Thanks to Phil Krause pointing us in the direction of this great article over at Mr Geek

1. Recherches sur les substances radioactives (1903). In English, this translates to “Research on Radioactive Substances” Marie Curie.

Marie Curie’s thesis is perhaps one of the most famous scientific document of the 20th century. The thesis documents her discovery of radioactivity materials such as radium and polonium, for which she was awarded 1903 Nobel Prize in Physics, and subsequently formed the core of her future research. She also won a Nobel Prize for Chemistry in 1911.

2. A Symbolic Analysis of Relay and Switching Circuits (1937) Claude Shannon.

Claude Shannon’s thesis is said to be the most significant thesis of the 20th century, because it laid down the foundations of everything that has to do with ‘digital technology’. It is in here where Claude Shannon, at the ripe age of 21, proved how Boolean Algebra could become the building block of computers. The concept of using binary properties of electrical switches is at the core of all digital circuit design. Put it simply, Shannon’s thesis showed how a bunch 0s and 1s could do magic!

3. Non-cooperative games (1950) John Nash.

You must remember him from the movie A Beautiful Mind starring Russell Crowe. Nash’s thesis, titled “Non Cooperative Games” formed the building block for the Nash equilibrium, and his subsequent Nobel Prize in Economics (1994). His 28 page thesis is online and I’ve linked it in. I challenge you to read a few pages of it without getting dizzy. Nash’s handwriting is too messy.

4. Recherches sur la théorie des quanta (1924) De Broglie.

The name is cool, plus he’s got swag (just look at that pose). De Broglie was one of the great theoretical physicists of the 20th century. His 1924 thesis, “On the Theory of Quanta” laid down the revolutionary idea of wave-particle duality, as applied to electrons. This idea is one of the principle ideas of quantum mechanics. De Broglie’s thesis is 70 pages long, which I believe is a short space to describe such an powerful and majestic concept. This thesis was the reason he won the Nobel Prize in Physics a mere five years later.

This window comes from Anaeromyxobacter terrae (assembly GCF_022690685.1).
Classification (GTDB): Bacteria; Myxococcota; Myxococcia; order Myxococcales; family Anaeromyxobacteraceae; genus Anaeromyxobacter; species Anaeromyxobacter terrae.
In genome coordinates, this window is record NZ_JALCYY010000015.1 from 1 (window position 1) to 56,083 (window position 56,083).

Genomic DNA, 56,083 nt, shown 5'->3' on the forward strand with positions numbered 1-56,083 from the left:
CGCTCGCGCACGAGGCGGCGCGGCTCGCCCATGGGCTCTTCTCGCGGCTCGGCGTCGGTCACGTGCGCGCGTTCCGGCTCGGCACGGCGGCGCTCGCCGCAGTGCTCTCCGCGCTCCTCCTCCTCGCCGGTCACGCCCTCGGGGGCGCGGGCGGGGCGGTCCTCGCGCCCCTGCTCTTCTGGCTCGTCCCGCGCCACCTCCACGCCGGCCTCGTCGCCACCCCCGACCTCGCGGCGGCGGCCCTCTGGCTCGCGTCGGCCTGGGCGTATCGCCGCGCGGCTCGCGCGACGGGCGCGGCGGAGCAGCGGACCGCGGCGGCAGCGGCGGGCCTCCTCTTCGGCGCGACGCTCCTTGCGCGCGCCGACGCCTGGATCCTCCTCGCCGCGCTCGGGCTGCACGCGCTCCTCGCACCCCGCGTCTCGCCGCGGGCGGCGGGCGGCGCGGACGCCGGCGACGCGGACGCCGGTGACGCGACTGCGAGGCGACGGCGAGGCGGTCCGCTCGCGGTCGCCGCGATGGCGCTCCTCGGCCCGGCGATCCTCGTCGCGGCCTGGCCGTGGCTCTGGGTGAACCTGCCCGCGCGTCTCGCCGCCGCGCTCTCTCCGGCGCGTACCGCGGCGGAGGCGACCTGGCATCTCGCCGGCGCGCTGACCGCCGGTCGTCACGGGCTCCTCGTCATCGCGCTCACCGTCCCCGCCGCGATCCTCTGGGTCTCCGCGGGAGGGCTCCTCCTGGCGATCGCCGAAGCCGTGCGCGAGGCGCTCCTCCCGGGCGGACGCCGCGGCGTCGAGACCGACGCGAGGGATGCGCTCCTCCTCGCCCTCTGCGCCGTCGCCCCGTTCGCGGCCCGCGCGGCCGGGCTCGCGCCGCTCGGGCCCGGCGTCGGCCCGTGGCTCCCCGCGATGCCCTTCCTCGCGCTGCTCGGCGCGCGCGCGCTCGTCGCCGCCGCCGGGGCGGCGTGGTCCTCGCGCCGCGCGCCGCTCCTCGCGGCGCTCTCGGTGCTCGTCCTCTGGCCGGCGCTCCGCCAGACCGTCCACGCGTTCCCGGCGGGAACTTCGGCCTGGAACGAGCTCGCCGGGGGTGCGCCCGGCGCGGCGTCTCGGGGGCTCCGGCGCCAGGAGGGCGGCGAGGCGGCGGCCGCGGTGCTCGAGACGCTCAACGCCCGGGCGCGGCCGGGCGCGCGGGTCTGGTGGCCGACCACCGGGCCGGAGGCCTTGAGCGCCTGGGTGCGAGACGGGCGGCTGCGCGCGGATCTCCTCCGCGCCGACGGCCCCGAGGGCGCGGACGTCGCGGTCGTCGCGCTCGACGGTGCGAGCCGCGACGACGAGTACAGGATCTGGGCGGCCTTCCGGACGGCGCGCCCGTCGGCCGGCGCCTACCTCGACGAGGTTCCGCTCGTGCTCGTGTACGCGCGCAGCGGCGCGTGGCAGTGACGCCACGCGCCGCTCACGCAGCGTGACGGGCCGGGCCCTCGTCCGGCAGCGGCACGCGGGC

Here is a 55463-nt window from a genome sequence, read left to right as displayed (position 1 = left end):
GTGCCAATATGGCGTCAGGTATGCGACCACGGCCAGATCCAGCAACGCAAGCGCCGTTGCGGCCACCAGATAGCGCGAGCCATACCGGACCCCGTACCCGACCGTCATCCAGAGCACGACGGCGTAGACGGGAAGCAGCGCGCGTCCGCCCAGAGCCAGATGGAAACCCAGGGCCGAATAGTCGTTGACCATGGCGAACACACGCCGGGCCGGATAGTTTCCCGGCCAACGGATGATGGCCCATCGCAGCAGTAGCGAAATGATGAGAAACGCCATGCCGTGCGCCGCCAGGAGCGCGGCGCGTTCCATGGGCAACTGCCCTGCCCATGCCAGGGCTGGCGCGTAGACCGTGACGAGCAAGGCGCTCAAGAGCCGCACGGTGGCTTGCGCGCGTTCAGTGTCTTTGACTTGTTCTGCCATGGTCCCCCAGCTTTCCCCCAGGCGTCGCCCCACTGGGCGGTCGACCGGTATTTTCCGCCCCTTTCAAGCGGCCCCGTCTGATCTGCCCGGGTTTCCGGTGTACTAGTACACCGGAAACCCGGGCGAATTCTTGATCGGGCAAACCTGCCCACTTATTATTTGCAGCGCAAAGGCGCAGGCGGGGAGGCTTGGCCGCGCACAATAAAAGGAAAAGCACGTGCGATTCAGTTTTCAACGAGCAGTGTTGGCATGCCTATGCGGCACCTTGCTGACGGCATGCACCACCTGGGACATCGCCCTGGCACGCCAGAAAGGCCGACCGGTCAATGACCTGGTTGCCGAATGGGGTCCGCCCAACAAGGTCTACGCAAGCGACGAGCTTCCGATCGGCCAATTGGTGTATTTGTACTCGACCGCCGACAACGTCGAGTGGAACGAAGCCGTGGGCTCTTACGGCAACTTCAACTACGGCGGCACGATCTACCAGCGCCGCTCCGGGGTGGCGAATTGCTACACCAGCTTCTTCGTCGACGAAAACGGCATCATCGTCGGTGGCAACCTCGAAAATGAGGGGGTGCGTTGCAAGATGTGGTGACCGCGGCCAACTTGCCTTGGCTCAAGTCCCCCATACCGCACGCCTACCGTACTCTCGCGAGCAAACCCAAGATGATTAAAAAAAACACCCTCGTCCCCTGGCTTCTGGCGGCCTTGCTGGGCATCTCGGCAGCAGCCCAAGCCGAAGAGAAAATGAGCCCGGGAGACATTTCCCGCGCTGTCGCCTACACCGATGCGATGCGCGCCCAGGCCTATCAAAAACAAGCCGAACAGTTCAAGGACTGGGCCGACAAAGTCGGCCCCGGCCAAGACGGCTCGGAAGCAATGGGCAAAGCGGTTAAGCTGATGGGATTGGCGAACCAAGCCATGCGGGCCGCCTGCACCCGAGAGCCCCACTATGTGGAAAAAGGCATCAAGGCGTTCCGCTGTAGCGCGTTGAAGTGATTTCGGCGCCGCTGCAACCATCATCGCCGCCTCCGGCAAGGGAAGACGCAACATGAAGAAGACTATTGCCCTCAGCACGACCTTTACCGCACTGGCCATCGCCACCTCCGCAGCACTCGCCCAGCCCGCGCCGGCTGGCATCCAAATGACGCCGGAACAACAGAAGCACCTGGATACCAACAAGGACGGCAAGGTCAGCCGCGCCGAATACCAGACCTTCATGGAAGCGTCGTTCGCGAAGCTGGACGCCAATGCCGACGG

5. The Principle of Least Action in Quantum Mechanics (1942) Richard Feynman.

Richard Feynman’s 1942 thesis “The Principle of Least Action in Quantum Mechanics” laid down the foundation of path integral technique and the famous Feynman diagrams. Feynman diagrams are used by physicists all over the world to pictorially represent the behavior of subatomic particles with mathematical expressions. Although his thesis wasn’t the reason he won a Nobel Prize for Physics, it is very popular in the physics community. After all it’s the work of Master “Feynman”.

6. A New Determination of Molecular Dimensions (1906) Albert Einstein.

How can a history list be complete without the evergreen Albert Einstein? Einstein’s doctoral thesis “A New Determination of Molecular Dimensions” was instrumental in the sense that Einstein ended up with a very accurate value for the Avogadro’s number. The value was in compliance with what he and Planck had found earlier from black-body radiation. Einstein’s thesis laid down the framework for his next breakthrough work on Brownian Motion. Einstein’s doctoral thesis is his most cited work to date.

*See the other six here: 12 Most Famous PhD Theses In History*